Then there’s the issue of sensible order—probably the harder question. (Hence, God help us.) It’s one thing to feel that stories belong together, and quite another to know which should come first, second, and so on. But here we can look to the novel for some help. Like a novel, a collection should have a beginning, a middle, and an end. Like a novel, the beginning and the ending need to be especially strong. The beginning probably ought to introduce the main themes of the book, which can get developed and complicated in later stories, and which might well be summed up or brought together (if not resolved) in the final story. Again, I didn’t know any of this when I put Between Camelots together; I just tried different orders until one felt right. (Writers often spread their pieces out on the floor to try different orders.) I’ve become more conscious of ordering since that first book—and, in Into the Wilderness, those novel pieces, in order, served as a kind of backbone for the rest—but, again, all that matters is that it works, whether or not you’re conscious of why it works.
And so, sure, a story collection is, by definition, more than one story. That’s good news, because delving into a collection means entering not one world but a multitude. Then, too, if the author handles that multitude well, a collection can hold it all together; a good collection can make a scatter of stories into something powerful, singular and whole.
David Ebenbach was born and raised in the great city of Philadelphia, home of America’s first library, first art museum, first public school, and first zoo, along with his very first stories and poems – though those early efforts went on to become (deservedly) less famous than, for example, the zoo.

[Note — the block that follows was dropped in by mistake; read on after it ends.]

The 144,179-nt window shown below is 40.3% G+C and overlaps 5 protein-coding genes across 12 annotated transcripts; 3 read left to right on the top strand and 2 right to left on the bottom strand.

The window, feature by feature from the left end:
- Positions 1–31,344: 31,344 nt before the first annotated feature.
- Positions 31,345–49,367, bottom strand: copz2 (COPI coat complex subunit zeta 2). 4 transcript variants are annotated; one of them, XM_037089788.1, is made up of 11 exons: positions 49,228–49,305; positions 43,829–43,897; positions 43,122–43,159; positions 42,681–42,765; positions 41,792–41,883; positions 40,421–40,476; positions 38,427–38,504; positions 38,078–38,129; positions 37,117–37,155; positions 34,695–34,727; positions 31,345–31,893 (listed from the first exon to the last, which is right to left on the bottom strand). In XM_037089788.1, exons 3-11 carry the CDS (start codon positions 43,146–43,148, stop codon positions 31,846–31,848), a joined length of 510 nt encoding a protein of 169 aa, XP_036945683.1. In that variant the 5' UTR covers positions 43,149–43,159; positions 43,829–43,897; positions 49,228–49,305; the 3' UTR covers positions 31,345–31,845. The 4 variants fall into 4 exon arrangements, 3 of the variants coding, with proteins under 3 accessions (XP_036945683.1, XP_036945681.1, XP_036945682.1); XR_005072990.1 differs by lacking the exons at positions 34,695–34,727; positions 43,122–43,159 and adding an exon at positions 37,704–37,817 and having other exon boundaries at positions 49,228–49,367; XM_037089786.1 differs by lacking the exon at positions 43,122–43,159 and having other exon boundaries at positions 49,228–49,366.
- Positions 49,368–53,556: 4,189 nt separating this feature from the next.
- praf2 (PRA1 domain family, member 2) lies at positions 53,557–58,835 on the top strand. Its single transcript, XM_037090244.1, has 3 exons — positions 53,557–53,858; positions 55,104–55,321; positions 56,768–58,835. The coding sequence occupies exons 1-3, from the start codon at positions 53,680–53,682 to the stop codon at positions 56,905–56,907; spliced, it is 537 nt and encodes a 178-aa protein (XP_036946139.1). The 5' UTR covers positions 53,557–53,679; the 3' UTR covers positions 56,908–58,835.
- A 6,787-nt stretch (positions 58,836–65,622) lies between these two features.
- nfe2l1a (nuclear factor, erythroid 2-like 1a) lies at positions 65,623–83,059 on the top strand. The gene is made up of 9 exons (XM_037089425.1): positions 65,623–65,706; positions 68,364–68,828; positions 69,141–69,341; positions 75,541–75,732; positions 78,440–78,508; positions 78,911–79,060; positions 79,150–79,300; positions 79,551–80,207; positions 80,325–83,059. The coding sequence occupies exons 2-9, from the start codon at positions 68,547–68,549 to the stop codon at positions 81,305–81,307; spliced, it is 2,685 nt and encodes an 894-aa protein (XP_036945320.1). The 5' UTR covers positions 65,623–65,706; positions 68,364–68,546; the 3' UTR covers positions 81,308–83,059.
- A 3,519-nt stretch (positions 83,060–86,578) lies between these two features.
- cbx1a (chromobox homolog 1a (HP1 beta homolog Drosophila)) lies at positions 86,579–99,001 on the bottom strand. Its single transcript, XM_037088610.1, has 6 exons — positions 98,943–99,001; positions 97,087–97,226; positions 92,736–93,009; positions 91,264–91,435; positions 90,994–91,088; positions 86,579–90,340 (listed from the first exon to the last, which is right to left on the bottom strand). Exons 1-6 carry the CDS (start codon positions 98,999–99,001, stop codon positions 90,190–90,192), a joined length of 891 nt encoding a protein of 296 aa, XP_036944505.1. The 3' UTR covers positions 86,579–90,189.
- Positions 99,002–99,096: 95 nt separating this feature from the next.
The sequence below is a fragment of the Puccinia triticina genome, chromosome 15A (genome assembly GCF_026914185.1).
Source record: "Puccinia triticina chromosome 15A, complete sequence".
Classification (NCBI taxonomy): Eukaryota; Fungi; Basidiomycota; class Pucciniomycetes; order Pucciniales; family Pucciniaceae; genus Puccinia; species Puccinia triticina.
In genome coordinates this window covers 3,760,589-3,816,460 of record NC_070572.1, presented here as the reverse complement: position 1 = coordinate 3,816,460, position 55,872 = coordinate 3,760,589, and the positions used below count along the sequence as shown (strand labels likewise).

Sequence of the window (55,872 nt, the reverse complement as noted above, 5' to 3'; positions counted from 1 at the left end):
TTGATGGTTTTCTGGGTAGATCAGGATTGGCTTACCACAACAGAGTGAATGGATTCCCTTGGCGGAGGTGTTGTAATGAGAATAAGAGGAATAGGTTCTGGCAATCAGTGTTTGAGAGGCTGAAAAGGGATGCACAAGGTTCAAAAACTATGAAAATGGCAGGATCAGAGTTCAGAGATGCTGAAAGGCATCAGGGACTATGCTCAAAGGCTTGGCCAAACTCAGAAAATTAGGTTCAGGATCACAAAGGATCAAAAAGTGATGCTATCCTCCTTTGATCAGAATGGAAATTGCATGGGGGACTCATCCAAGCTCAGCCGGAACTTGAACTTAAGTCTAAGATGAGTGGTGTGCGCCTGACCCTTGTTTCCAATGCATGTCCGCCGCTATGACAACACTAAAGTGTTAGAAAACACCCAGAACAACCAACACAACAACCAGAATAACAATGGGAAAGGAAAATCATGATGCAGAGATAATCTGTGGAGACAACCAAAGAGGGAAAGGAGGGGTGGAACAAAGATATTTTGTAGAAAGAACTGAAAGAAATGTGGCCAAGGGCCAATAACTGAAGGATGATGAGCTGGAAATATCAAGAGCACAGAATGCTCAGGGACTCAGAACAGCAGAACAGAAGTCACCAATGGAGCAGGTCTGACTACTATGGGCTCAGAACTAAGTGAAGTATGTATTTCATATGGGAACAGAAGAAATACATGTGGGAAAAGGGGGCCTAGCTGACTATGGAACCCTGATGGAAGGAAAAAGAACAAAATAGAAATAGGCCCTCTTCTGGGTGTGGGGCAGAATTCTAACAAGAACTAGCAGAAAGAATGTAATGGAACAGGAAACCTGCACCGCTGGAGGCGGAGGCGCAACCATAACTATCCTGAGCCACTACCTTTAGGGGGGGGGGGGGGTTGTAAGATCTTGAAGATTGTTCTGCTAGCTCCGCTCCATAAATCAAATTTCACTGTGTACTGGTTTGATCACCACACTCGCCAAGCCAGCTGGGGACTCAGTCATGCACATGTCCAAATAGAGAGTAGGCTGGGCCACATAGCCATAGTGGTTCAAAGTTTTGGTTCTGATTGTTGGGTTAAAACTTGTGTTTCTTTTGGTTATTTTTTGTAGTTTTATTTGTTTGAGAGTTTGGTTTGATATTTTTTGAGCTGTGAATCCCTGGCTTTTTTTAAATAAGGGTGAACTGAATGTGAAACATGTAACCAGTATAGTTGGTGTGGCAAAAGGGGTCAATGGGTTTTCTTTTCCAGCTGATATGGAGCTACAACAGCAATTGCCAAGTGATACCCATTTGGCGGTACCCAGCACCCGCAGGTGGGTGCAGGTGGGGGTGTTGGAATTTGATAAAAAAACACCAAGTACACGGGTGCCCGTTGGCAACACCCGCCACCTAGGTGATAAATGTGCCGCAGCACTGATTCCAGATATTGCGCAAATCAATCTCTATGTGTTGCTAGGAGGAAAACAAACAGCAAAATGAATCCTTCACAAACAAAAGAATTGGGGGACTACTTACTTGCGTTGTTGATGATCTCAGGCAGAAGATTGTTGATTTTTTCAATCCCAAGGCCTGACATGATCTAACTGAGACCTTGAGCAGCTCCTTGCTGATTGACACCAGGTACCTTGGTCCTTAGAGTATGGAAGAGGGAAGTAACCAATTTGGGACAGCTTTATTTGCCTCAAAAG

Since then David has lived in Ohio, Wisconsin, Philadelphia again, New York, New Jersey, Indiana, and Ohio again, picking up some education (formal and otherwise) and more than a few stories along the way. He has a PhD in Psychology from the University of Wisconsin-Madison and an MFA in Writing from the Vermont College of Fine Arts.
In addition to his short-story collection Into the Wilderness (October 2012, Washington Writers’ Publishing House), David is the author of another book of short stories entitled Between Camelots (October 2005, University of Pittsburgh Press), and a non-fiction guide to creativity called The Artist’s Torah (forthcoming, Cascade Books). His poetry has appeared in the Beloit Poetry Journal, Subtropics, and the Hayden’s Ferry Review, among other places.
He has been awarded the Drue Heinz Literature Prize; fellowships to the MacDowell Colony, the Virginia Center for Creative Arts, and the Vermont Studio Center; and an Individual Excellence Award from the Ohio Arts Council.
David currently teaches at Georgetown University and very happily lives in Washington, D.C. with his wife and son, both of whom are a marvel and an inspiration.
David Ebenbach @DavidEbenbach